459. Care.

459. Care. [Vigilance.] – NOUN. care, solicitude, heed; heedfulness &c. adj.; scruple &c. (conscientiousness) 939.

watchfulness &c. adj.; vigilance, surveillance, eyes of Argus, watch, vigil, look out, watch and ward, l’œil du maître [Fr.].

alertness &c. (activity) 682; attention &c. 457; prudence &c., circumspection &c. (caution) 864; anxiety; forethought &c. 510; precaution &c. (preparation) 673; tidiness &c. (order) 58, (cleanliness) 652; accuracy &c. (exactness) 494; minuteness, attention to detail.

VERB. be careful &c. adj.; reck; take care &c. (be cautious) 864; pay attention to &c. 457; take care of; look to, look after, see to, see after; keep an eye on, keep a sharp eye on; chaperon, matronize, play gooseberry; keep watch, keep watch and ward; mount guard, set watch, watch; keep in sight, keep in view; mind, mind one’s business.

look sharp, look about one; look with one’s own eyes; keep a good lookout, keep a sharp lookout; have all one’s wits about one, have all one’s eyes about one; watch for &c. (expect) 507; keep one’s eyes open, have the eyes open, sleep with one’s eye open.

take precautions &c. 673; protect &c. (render safe) 664.

do one’s best &c. 682; mind one’s Ps and Qs, speak by the card, pick one’s steps.

ADJ. careful regardful, heedful; taking care &c. v.; particular; prudent &c. (cautious) 864; considerate; thoughtful &c. (deliberative) 451; provident &c. (prepared) 673; alert &c. (active) 682; sure-footed.

guarded, on one’s guard; on the qui vivre [Fr.], on the alert, on watch, on the lookout; awake, broad awake, vigilant; watchful, wakeful, wistful; Argus-eyed; wide awake &c. (intelligent) 498; on the watch for (expectant) 507.

tidy &c. (orderly) 58, (clean) 652; accurate &c. (exact) 494; scrupulous &c. (conscientious) 939; cavendo tutus &c. (safe) 664.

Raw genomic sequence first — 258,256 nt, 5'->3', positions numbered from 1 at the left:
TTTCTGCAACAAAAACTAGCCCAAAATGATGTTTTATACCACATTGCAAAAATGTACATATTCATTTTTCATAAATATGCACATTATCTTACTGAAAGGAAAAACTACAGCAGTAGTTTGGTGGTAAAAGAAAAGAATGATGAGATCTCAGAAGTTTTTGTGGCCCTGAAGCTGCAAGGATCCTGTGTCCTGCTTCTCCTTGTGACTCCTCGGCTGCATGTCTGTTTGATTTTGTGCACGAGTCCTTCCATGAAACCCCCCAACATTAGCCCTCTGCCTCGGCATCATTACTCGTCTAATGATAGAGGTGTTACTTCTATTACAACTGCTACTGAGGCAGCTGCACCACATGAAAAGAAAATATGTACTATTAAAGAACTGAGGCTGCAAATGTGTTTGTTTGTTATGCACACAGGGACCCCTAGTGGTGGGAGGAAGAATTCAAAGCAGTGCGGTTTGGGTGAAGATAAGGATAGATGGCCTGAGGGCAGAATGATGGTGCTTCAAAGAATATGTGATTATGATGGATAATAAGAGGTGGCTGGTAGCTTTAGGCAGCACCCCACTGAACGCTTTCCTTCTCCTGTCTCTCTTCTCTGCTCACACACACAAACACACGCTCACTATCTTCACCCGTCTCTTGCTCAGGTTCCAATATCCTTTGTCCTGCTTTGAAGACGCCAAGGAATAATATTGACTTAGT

ADV. carefully &c. adj.; with care, gingerly.

PHR. “Who will watch the watchers?” or “Who will guard the guards?” (For origin, see Juvenal below).

Quis custodiet ipsos Custodes? [Lat.] {Juvenal—Satiræ. VI. 347. “Who will keep the keepers themselves?” (Full context is shown below). }.

Pone seram; cohibe; sed quis custodiet ipsos Custodes? Cauta est, et ab illis incipit uxor. [Lat.] {Juvenal—Satiræ. VI. 347. “Fasten the bolt; restrain her; but who will keep the keepers themselves? The wife is cunning, and begins with them.” }.

“Hang sorrow, care will kill a cat, / And therefore let’s be merry.” {Wither—Christmas.}.

Ni fermes carta que no leas, ni bebas agua que no veas. [Sp.] {Proverb“Do not close a letter without first reading it, nor drink water without first seeing it.” }.

“Why doth the crown lie there upon his pillow, / Being so troublesome a bedfellow? / O polish’d perturbation! golden care! / That keep’st the ports of slumber open wide / To many a watchful night! Sleep with it now!” {Shakespeare—King Henry IV. Pt. II. Act IV. Sc. 5.}.

“No, no; he cannot long hold out these pangs. / Th’ incessant care and labour of his mind / Hath wrought the mure that should confine it in / So thin that life looks through, and will break out.” {Shakespeare—King Henry IV. Pt. II. Act IV. Sc. 4.}.

See also John E. Donley on Freud’s anxiety neurosis in Phrases for Fear.


Roget’s Thesaurus 1911. Compiled, edited and supplemented by Nicholas Shea. Dev version 1.7.9b Compiled on: 19 January 2022 at 05:16:38
CORRECTED HEADS: 1 to 905; CORRECTED QUOTES: 1 to 905; ALL OTHER HEADS & QUOTES IN PROGRESS. www.neolithicsphere.com

Creative Commons License
This work is licensed under a Creative Commons Attribution-NonCommercial-NoDerivatives 4.0 International License.